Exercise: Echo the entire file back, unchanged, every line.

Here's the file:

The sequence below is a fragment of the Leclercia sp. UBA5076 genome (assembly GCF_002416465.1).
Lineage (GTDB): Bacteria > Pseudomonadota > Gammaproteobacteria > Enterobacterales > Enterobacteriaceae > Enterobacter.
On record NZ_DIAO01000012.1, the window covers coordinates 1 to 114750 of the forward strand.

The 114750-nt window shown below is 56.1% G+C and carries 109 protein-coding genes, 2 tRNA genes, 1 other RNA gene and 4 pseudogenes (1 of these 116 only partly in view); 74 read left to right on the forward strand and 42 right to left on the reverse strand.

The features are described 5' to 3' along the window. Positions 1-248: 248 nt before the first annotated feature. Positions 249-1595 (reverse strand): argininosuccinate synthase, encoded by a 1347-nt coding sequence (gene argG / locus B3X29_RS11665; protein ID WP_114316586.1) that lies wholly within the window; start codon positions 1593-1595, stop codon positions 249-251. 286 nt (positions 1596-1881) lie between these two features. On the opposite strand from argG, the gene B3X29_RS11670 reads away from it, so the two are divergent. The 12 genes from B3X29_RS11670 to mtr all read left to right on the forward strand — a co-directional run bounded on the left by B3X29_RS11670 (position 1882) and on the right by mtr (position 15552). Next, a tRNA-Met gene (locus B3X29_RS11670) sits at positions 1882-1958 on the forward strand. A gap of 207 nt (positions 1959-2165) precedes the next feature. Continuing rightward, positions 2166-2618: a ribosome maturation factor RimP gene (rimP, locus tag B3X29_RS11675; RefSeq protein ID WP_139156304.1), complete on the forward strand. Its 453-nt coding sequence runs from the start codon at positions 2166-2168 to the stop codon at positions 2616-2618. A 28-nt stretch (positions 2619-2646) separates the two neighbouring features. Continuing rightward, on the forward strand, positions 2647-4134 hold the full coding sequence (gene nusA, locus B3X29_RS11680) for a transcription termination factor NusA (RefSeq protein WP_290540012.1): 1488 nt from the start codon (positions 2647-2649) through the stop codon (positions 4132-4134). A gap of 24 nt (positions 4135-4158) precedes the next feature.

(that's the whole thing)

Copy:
The sequence below is a fragment of the Leclercia sp. UBA5076 genome (assembly GCF_002416465.1).
Lineage (GTDB): Bacteria > Pseudomonadota > Gammaproteobacteria > Enterobacterales > Enterobacteriaceae > Enterobacter.
On record NZ_DIAO01000012.1, the window covers coordinates 1 to 114750 of the forward strand.

The 114750-nt window shown below is 56.1% G+C and carries 109 protein-coding genes, 2 tRNA genes, 1 other RNA gene and 4 pseudogenes (1 of these 116 only partly in view); 74 read left to right on the forward strand and 42 right to left on the reverse strand.

The features are described 5' to 3' along the window. Positions 1-248: 248 nt before the first annotated feature. Positions 249-1595 (reverse strand): argininosuccinate synthase, encoded by a 1347-nt coding sequence (gene argG / locus B3X29_RS11665; protein ID WP_114316586.1) that lies wholly within the window; start codon positions 1593-1595, stop codon positions 249-251. 286 nt (positions 1596-1881) lie between these two features. On the opposite strand from argG, the gene B3X29_RS11670 reads away from it, so the two are divergent. The 12 genes from B3X29_RS11670 to mtr all read left to right on the forward strand — a co-directional run bounded on the left by B3X29_RS11670 (position 1882) and on the right by mtr (position 15552). Next, a tRNA-Met gene (locus B3X29_RS11670) sits at positions 1882-1958 on the forward strand. A gap of 207 nt (positions 1959-2165) precedes the next feature. Continuing rightward, positions 2166-2618: a ribosome maturation factor RimP gene (rimP, locus tag B3X29_RS11675; RefSeq protein ID WP_139156304.1), complete on the forward strand. Its 453-nt coding sequence runs from the start codon at positions 2166-2168 to the stop codon at positions 2616-2618. A 28-nt stretch (positions 2619-2646) separates the two neighbouring features. Continuing rightward, on the forward strand, positions 2647-4134 hold the full coding sequence (gene nusA, locus B3X29_RS11680) for a transcription termination factor NusA (RefSeq protein WP_290540012.1): 1488 nt from the start codon (positions 2647-2649) through the stop codon (positions 4132-4134). A gap of 24 nt (positions 4135-4158) precedes the next feature.